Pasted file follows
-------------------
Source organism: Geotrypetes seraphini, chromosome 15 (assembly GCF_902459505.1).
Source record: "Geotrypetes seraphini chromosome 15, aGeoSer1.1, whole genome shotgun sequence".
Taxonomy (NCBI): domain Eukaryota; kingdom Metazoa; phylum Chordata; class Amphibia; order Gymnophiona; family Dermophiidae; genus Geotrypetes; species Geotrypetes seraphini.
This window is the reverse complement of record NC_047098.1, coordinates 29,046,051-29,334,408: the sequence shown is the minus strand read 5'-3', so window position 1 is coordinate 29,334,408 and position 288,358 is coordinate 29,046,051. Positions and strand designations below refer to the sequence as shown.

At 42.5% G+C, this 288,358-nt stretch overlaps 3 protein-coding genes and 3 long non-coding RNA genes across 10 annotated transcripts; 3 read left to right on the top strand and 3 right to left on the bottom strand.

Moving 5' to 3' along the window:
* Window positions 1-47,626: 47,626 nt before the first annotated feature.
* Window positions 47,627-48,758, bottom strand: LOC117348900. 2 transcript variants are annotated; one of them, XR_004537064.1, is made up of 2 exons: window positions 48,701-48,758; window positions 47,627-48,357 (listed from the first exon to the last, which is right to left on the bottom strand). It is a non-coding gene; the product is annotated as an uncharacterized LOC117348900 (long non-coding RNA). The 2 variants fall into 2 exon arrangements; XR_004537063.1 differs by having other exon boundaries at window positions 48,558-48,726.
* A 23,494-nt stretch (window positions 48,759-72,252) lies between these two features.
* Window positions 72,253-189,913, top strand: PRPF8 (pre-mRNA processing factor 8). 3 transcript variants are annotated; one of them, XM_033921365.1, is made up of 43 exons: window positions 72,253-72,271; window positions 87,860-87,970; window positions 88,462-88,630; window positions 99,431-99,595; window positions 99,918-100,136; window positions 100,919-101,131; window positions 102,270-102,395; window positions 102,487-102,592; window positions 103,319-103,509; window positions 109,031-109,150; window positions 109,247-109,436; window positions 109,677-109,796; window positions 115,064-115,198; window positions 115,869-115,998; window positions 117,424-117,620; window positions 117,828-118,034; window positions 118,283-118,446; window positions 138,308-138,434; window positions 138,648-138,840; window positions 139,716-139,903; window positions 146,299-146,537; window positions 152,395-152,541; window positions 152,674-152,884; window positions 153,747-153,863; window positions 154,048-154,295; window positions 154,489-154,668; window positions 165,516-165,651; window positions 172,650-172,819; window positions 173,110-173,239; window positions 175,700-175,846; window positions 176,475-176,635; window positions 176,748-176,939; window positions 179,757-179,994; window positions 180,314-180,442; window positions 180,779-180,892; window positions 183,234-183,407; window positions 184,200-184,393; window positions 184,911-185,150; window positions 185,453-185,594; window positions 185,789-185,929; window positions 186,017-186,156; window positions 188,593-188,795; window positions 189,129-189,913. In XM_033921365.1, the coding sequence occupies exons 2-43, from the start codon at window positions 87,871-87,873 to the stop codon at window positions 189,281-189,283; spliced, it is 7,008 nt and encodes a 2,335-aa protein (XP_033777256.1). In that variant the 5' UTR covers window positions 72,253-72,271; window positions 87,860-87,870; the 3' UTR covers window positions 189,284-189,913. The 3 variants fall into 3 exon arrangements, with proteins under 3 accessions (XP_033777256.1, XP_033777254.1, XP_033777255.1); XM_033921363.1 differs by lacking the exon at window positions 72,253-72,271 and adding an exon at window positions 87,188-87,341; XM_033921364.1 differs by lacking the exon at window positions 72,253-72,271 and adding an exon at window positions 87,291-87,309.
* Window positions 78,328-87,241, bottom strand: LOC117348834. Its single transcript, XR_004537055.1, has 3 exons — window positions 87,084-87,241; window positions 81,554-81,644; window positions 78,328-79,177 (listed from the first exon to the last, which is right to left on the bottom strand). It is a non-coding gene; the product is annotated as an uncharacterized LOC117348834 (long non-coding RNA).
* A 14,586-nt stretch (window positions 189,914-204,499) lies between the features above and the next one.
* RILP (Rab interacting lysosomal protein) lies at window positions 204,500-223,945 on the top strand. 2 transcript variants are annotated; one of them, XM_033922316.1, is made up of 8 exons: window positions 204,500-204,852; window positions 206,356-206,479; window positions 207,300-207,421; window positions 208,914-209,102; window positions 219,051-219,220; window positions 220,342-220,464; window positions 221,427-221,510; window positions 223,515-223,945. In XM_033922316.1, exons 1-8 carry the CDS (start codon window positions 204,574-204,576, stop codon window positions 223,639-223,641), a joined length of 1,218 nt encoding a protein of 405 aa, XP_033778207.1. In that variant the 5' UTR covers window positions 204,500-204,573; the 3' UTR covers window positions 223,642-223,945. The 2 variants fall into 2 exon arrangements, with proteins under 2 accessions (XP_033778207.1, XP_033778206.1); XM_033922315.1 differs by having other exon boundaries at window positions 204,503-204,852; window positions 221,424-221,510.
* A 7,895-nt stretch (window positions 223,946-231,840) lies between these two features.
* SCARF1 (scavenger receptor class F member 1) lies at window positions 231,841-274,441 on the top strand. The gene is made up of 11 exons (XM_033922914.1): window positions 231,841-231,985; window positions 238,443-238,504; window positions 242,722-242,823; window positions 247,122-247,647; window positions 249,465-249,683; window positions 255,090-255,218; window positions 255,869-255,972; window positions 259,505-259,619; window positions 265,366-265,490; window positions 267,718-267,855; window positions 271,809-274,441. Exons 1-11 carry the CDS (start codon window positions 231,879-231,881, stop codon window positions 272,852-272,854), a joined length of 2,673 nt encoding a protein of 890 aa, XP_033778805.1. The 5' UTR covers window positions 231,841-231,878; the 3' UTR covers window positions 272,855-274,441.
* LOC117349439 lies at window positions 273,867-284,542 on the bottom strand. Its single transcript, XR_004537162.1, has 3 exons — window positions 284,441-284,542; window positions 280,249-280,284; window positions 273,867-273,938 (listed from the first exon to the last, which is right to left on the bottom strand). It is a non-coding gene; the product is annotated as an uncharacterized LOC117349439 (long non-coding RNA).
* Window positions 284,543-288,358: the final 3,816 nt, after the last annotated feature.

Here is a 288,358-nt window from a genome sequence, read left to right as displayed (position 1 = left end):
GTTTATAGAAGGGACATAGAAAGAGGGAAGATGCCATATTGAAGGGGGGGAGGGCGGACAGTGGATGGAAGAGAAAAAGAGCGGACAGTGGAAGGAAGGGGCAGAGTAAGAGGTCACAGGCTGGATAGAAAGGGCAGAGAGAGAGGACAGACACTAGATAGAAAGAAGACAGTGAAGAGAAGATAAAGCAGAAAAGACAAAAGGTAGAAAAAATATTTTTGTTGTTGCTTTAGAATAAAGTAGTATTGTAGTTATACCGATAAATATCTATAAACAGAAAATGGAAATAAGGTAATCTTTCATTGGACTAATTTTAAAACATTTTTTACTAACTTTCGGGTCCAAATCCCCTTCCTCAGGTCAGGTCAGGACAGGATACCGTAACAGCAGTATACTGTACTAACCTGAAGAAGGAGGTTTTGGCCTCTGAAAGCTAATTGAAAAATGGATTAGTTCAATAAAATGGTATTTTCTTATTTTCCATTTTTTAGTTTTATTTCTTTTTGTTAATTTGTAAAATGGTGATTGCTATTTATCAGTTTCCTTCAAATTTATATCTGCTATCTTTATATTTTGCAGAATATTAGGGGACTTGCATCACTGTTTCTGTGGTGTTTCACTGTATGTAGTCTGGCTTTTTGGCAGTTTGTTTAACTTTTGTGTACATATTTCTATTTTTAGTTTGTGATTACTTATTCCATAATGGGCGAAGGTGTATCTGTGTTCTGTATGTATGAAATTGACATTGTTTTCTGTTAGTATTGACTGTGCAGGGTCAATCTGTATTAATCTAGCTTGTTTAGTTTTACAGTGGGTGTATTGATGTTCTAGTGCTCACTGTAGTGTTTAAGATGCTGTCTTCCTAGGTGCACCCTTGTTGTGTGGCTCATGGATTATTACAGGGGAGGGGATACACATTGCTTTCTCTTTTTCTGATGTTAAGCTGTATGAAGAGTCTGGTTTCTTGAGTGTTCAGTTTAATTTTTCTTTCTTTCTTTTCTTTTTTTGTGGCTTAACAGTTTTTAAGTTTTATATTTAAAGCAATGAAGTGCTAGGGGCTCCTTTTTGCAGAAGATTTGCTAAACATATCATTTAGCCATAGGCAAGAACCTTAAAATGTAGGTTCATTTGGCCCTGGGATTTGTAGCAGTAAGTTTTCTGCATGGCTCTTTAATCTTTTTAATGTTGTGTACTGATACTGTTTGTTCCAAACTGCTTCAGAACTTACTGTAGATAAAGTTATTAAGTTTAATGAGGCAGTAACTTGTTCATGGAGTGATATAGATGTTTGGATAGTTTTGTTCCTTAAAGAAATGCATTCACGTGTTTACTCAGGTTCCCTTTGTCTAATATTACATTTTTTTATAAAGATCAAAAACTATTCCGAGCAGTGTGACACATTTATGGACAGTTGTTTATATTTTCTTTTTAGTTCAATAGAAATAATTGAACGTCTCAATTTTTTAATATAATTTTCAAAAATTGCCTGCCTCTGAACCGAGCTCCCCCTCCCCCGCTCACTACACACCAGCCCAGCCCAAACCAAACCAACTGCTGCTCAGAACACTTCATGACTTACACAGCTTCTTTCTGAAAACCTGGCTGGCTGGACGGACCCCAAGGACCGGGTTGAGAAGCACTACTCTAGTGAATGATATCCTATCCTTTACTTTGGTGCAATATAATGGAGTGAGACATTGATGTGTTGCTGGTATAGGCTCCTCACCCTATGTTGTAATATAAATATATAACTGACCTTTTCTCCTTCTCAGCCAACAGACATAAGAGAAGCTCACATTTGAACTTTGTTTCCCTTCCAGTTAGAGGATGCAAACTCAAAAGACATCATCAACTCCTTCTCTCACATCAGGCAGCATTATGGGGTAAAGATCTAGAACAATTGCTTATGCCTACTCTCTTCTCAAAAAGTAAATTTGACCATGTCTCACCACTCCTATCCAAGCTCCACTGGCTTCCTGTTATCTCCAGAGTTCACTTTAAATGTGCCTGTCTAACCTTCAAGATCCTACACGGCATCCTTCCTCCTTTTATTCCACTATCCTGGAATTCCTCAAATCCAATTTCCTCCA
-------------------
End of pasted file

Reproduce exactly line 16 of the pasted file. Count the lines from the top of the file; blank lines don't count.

* LOC117349439 lies at window positions 273,867-284,542 on the bottom strand. Its single transcript, XR_004537162.1, has 3 exons — window positions 284,441-284,542; window positions 280,249-280,284; window positions 273,867-273,938 (listed from the first exon to the last, which is right to left on the bottom strand). It is a non-coding gene; the product is annotated as an uncharacterized LOC117349439 (long non-coding RNA).